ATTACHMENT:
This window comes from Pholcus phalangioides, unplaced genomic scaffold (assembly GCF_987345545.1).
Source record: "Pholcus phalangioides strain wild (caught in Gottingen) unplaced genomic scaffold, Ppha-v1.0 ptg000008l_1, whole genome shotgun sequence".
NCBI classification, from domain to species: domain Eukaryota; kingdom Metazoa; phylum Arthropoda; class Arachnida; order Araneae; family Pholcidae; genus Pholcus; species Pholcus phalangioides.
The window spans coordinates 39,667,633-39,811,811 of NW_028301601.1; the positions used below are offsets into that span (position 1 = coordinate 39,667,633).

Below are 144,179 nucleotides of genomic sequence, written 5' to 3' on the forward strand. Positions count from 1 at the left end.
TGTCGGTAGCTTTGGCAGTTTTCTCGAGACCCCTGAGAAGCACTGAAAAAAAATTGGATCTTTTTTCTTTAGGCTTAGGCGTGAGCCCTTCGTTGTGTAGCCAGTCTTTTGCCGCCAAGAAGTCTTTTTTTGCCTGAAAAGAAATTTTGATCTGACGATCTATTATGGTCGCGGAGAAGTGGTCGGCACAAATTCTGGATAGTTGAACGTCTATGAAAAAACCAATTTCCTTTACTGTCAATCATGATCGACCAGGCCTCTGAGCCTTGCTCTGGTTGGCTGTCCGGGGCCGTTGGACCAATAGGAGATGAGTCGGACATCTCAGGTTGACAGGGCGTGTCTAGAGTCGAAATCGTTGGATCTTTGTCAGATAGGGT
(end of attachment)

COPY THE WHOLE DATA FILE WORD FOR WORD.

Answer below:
This window comes from Pholcus phalangioides, unplaced genomic scaffold (assembly GCF_987345545.1).
Source record: "Pholcus phalangioides strain wild (caught in Gottingen) unplaced genomic scaffold, Ppha-v1.0 ptg000008l_1, whole genome shotgun sequence".
NCBI classification, from domain to species: domain Eukaryota; kingdom Metazoa; phylum Arthropoda; class Arachnida; order Araneae; family Pholcidae; genus Pholcus; species Pholcus phalangioides.
The window spans coordinates 39,667,633-39,811,811 of NW_028301601.1; the positions used below are offsets into that span (position 1 = coordinate 39,667,633).

Below are 144,179 nucleotides of genomic sequence, written 5' to 3' on the forward strand. Positions count from 1 at the left end.
TGTCGGTAGCTTTGGCAGTTTTCTCGAGACCCCTGAGAAGCACTGAAAAAAAATTGGATCTTTTTTCTTTAGGCTTAGGCGTGAGCCCTTCGTTGTGTAGCCAGTCTTTTGCCGCCAAGAAGTCTTTTTTTGCCTGAAAAGAAATTTTGATCTGACGATCTATTATGGTCGCGGAGAAGTGGTCGGCACAAATTCTGGATAGTTGAACGTCTATGAAAAAACCAATTTCCTTTACTGTCAATCATGATCGACCAGGCCTCTGAGCCTTGCTCTGGTTGGCTGTCCGGGGCCGTTGGACCAATAGGAGATGAGTCGGACATCTCAGGTTGACAGGGCGTGTCTAGAGTCGAAATCGTTGGATCTTTGTCAGATAGGGT